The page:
The four major categories of timers are dashpot, synchronous clock, solid-state, and solid-state programmable. See Figure 1. Dashpot, synchronous clock and solid-state timers are stand-alone timers.
Stand-alone timers are physically connected between the input device (limit switch, etc.) and the output device (solenoid, etc.) controlled by the timer.
Solid-state programmable timers are timing functions that are included in electrical control devices such as programmable logic relays (PLRs).
Figure 1. The four major categories of timers are dashpot, synchronous clock, solid-state, and solid-state programmable.
Dashpot timers are the oldest type of industrial timers. Dashpot timers can be found on old equipment but are rarely used in new installations.
Synchronous clock timers have been installed in millions of control applications and are still specified in some new applications.
Solid-state timers are the most common stand-alone timer used in control applications today.
However, in most electrical systems that include PLRs, the internal solid-state programmable timers of the PLRs can be used to replace any stand-alone timer. Each timer device accomplishes its task in a different way, but all timers have the common ability to introduce some degree of time delay into a control circuit.
A dashpot timer is a timer that provides time delay by controlling how rapidly air or liquid is allowed to pass into or out of a container through an orifice (opening) that is either fixed or variable in diameter. See Figure 2.
For example, if the piston of a hand-operated tire pump is forced down, the piston moves down rapidly if the valve opening is unrestricted. However, if the valve opening is restricted, the travel time of the piston increases. The smaller the opening is, the longer the travel time.
Figure 2. A dashpot timer provides time delay by controlling how rapidly air or liquid is allowed to pass into or out of a container.
Synchronous Clock Timers
A synchronous clock timer is a timer that opens and closes a circuit depending on the position of the hands of a clock. See Figure 3.
Synchronous clock timers may have one or more contacts through which the circuit may be opened or closed.
Figure 3. A synchronous clock timer opens and closes a circuit depending on the position of the hands of a clock.
The time delay is provided by the speed at which the clock hands move around the perimeter of the face of the clock. For example, the contacts can close once every 12 hr. A synchronous clock motor operates the timer.
Synchronous clock motors are AC-operated and maintain their speed based on the frequency of the AC power line that feeds them. Synchronous clock timers are accurate timers because power companies regulate the line frequency within strict tolerances.
A solid-state timer is a timer with a time delay that is provided by solid-state electronic devices enclosed within the timing device. See Figure 4.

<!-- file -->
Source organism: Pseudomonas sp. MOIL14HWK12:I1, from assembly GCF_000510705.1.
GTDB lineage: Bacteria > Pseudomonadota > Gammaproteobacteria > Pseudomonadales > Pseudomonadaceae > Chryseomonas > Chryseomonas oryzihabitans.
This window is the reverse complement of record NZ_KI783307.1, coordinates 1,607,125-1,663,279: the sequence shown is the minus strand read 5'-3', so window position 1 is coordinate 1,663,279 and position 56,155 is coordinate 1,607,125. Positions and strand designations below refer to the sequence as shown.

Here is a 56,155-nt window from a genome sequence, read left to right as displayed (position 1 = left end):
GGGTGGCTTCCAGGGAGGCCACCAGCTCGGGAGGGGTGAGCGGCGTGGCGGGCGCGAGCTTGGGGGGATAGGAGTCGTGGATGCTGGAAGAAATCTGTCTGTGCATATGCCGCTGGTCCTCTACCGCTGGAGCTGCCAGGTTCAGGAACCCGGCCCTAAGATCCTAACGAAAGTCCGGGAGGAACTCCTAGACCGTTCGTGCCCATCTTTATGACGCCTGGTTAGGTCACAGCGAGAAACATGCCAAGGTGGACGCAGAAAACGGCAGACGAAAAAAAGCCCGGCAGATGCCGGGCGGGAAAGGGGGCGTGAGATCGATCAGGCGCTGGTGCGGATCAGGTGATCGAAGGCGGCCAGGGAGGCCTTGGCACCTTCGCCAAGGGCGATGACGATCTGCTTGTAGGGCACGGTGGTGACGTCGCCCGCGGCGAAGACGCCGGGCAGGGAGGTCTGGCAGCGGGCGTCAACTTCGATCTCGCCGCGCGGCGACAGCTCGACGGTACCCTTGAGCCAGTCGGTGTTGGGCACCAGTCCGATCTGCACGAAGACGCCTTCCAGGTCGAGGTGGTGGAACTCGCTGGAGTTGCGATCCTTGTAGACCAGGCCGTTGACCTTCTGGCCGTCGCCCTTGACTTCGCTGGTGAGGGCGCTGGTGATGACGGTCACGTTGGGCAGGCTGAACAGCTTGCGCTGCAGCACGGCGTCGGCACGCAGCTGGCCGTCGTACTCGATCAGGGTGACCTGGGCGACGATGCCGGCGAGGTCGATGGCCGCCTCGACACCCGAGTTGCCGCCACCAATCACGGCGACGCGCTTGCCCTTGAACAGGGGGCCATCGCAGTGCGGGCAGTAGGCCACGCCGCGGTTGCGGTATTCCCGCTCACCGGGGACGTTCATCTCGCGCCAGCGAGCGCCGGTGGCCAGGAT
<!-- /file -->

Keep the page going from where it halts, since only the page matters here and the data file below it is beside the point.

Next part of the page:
A solid-state timing circuit provides a very accurate timing function at the most economical cost. Solid-state timers can control timing functions ranging from a fraction of a second to hundreds of hours.
Most solid-state timers are designed as plug-in modules for quick replacement. Solid-state timers can replace dashpot and synchronous timers in most applications.
Solid-state timers are less susceptible to outside environmental conditions because they, like relay coils, are often encapsulated in epoxy resin for protection. However, because they are encapsulated and therefore impossible to repair, they are normally discarded when they fail since they cost less than other timers.
Figure 4. A solid-state timer has a time delay provided by solid-state electronic devices enclosed within the timing device
Solid-State Programmable Timers
A solid-state programmable timer is a timer that is programmed within a programmable logic relay (PLR) or another programmable logic device (PLD).
A programmable logic relay (PLR) is a solid-state control device that includes internal relays, timers, counters, and other control functions that can be programmed and reprogrammed to automatically control small residential, commercial, and industrial circuits. A PLR includes an input, output, and programming section.
The programming section of a PLR is used to program internal relays, timers, and counters that can be programmed into a control circuit without the need for external components like timers and counters.
PLRs typically include at least 12 timers. Each timer can be programmed for a specific function and time setting based on the application requirements.
PLRs often also include real-time clocks that allow the timer to be set on specific days and times to operate the circuit loads.
The input section of a PLR is where the circuit’s digital (ON/OFF, OPEN/CLOSED, etc.) switches are connected. The input section often includes an analog (0 VDC to 10 VDC, 4 mA to 20 mA, etc.) input section.
The output section is where the circuit’s loads (lamps, solenoids, etc.) are connected. The output section provides either mechanical switches or solid-state output contacts. See Figure 5.
Figure 5. A programmable logic relay can be programmed for specific functions and time settings based on the application.